We recently had the pleasure of hosting our CMO Consult Webinar, where I was joined by Udi Ledergor, Gong CMO, and Sydney Sloan, former CMO at Salesloft. Both companies were named to G2’s 2022 Best Software Awards lists, based on verified reviews from real users coupled with an impressive market presence. With experience leading marketing at some of the best B2B software companies around, Udi and Sydney know a thing or two about disrupting established markets and how to rise to the top of their categories.
Choosing software category disruption over creation
We’ve all heard software vendors say they’re the ONLY one in their market. They’re creating a net-new category that doesn’t exist. While this certainly can be true, more often than not, there is an existing category they fit into.
Sydney argues that you always need to think first about the purpose of your category and more importantly – if you actually need to create one. Don’t jump to this as a first option as it’s a long, arduous, and expensive process. There are plenty of other ways to win a market, like disrupting a category that already exists. She says education should be a top priority for organizations, casting a vision for what the market can be – which may be much further than what your product is delivering today. Udi cautions category creation as well, noting there are often easier ways to win most markets. It’s not something we all have to do.
As an example – and sure, to toot our own horn a bit – at G2, we’ve disrupted the way software category creation is done. We’re not a traditional analyst firm that is pay-for-play and based on individual analyst opinions, which can be biased and outdated. We root everything we do in authentic, verified, real-time peer reviews that allow for organizations to understand the end-user’s perspective.
How to do category creation right, when it makes sense
If you do, however, decide to build a category, it’s important to have customer champions, analysts, and experts who are covering your ‘category’ in the desired way, and to have someone else in your space (competitors!) to ensure it’s a viable category.
Despite Udi’s caution, he has some experience here. At Gong, they first found a similar category – conversation intelligence – that served the company well for about three years. Then, two problems emerged creating the need for a new category: 1) they were outgrowing the category, and 2) their product offering at the time was farther reaching than anything seen in the market.
Gong also wanted to keep the attention of senior sales leaders, especially in enterprises, when they talked to them about conversation intelligence. To determine the appropriate category and path forward, Gong brought someone on to focus specifically on category design and amplification.
They landed on “Revenue Intelligence.” Of course it’s a risk to pioneer something new, but when done well, you reap the benefits in the long run. The drastic uptick in “Revenue Intelligence” search volume is just one indicator of the category’s success. Gong’s competitors have changed their product language and messaging to be around this terminology too.
Clearly, they timed their move right, and timing…sometimes is everything. Take Google for example, which wasn’t the first search engine, but saw what everyone else was doing and simply did it better. Marketers can sometimes focus too much on the new, and there is an advantage to pioneering – but pioneering at the right time is more important.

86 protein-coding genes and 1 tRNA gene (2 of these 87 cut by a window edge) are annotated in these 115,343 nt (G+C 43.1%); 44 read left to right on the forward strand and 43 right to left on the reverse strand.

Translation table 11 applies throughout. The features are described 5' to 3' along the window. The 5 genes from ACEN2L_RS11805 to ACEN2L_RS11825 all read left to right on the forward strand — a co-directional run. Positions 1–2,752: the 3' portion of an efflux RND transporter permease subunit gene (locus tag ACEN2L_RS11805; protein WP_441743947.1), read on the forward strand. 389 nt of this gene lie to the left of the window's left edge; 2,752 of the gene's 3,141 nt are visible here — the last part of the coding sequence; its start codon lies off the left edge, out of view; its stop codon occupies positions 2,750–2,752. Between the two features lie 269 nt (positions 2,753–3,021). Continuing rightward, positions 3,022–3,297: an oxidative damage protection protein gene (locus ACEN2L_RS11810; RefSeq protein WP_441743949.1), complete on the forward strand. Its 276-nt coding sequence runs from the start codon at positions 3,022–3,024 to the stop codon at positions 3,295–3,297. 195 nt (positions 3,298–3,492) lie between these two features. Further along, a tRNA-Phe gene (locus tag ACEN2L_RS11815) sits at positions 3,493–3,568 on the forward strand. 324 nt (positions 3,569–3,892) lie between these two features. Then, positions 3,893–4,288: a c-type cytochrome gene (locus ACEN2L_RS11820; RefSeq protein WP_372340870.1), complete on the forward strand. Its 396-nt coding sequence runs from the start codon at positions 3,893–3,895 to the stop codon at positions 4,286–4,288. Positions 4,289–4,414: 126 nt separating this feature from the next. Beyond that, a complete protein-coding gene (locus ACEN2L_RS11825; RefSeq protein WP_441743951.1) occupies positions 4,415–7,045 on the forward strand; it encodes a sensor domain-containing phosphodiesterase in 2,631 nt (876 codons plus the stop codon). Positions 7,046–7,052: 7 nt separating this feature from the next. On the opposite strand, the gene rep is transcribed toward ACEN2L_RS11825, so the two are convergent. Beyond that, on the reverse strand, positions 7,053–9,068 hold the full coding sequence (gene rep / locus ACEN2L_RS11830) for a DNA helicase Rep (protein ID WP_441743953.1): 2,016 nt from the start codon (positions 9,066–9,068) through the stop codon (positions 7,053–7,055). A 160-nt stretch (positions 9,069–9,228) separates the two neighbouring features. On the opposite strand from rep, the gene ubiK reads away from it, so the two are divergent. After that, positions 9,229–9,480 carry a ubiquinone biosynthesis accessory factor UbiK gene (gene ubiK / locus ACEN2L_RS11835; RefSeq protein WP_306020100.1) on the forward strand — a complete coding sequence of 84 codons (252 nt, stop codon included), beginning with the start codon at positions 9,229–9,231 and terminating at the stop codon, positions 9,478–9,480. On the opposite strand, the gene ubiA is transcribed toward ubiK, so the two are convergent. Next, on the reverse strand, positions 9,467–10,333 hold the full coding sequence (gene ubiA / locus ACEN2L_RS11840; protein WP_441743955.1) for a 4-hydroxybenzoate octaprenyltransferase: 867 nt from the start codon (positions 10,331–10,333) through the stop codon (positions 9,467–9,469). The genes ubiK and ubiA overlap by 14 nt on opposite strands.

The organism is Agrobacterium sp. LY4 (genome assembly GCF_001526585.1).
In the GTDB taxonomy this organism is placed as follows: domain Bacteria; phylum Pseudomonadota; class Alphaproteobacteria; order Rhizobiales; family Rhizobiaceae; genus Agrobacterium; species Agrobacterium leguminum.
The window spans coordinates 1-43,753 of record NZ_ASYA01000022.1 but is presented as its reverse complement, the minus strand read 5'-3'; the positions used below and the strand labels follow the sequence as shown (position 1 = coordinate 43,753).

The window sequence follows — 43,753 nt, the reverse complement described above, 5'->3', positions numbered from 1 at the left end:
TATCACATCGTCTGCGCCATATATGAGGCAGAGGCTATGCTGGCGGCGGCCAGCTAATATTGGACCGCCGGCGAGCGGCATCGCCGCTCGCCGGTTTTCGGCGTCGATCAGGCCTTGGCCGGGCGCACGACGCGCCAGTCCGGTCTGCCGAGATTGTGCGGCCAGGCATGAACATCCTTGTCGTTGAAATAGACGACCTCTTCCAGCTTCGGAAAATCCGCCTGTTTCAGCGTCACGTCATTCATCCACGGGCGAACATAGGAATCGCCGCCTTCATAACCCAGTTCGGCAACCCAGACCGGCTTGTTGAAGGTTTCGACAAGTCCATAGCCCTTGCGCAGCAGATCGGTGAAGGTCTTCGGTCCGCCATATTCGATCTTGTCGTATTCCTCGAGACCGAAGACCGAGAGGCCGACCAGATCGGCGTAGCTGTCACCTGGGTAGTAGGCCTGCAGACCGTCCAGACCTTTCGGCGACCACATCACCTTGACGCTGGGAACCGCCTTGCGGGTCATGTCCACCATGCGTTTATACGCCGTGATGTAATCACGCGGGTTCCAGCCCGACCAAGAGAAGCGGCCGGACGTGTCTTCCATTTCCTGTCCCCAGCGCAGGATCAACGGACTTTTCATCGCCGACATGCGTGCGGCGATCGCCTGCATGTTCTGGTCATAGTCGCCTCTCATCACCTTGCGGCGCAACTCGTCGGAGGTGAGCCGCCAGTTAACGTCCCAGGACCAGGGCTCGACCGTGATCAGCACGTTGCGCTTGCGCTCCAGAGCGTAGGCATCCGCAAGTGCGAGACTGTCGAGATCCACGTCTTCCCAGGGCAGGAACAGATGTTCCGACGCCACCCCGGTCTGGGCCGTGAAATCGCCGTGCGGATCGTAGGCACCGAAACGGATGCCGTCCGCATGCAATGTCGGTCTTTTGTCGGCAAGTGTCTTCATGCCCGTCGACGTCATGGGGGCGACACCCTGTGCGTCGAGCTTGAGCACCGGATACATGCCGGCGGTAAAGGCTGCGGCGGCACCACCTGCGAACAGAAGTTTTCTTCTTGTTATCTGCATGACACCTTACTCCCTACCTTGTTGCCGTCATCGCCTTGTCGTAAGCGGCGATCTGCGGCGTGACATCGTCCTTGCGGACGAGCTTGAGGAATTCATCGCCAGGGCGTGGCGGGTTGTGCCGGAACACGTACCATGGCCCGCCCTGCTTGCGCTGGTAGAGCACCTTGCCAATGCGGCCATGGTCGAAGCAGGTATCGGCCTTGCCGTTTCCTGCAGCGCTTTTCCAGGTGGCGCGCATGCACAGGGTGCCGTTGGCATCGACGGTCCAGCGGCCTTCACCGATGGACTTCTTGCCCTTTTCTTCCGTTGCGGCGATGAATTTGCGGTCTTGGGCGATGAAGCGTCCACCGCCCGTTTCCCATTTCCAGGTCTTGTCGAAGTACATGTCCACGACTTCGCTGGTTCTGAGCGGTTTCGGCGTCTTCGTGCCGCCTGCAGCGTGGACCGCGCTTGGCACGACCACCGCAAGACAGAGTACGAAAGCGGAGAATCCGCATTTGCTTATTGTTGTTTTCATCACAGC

Driving your strategy forward with customer-led insights
Regardless if you join, disrupt, or create a category, you want to lead it. And, tapping into the voice of the customer – having a pulse on their feelings at all times – is a crucial part of every B2B marketer’s strategy to do just that.
Sydney believes that representing the voice of the customer and understanding the customer journey is the primary role of marketing. A first step she took at Salesloft was starting with the customer journey, then mapping the marketing strategy against that – aligning all functions that serve customers. Every single G2 review was read. They even built a dedicated Slack channel for reviews. Salesloft later embedded this into the way they market, for example, featuring customer quotes from reviews on the website.
Reviews can also be leveraged to learn about category leaders. Sydney finds it helpful to see what’s meaningful to their customers, and also where they’re struggling. She suggests being mindful of changing customer personas based on the stage of the customer in their journey and also having a customer advisory board to inform important decisions.
For those companies with just a handful of customers, Udi offers a two-pronged approach:
- Create raving fans – This is Gong’s operating principle number one. Don’t just create them, but interact with them to increase their fandom, making everything infinitely easier for sales and marketing.
- Just ask – Give customers a gentle nudge and they will give you a nice review almost always.
Reaching the top and staying there
By letting your customers’ feedback guide your path forward, you’ll be well on your way to the top, much like Gong and Salesloft have found. Once you’ve arrived though, how do you stay there?
“Celebrate for a minute and then get back to work!” Sydney says. At G2, we believe in this sentiment too. It’s important to debrief after every initiative – celebrating the victories and learning where to improve. Udi also recognizes that keeping the position as category leader isn’t easy, noting it takes daily, consistent hard work to maintain.
I hope this advice is helpful to marketers at current and aspiring category leaders alike, as I know it has been for me. At the end of the day, it comes down to having a customer-led brand strategy – which of course is easier said than done. But it’s never too late to get started.
If you missed it live, you can listen to the on-demand G2 webinar.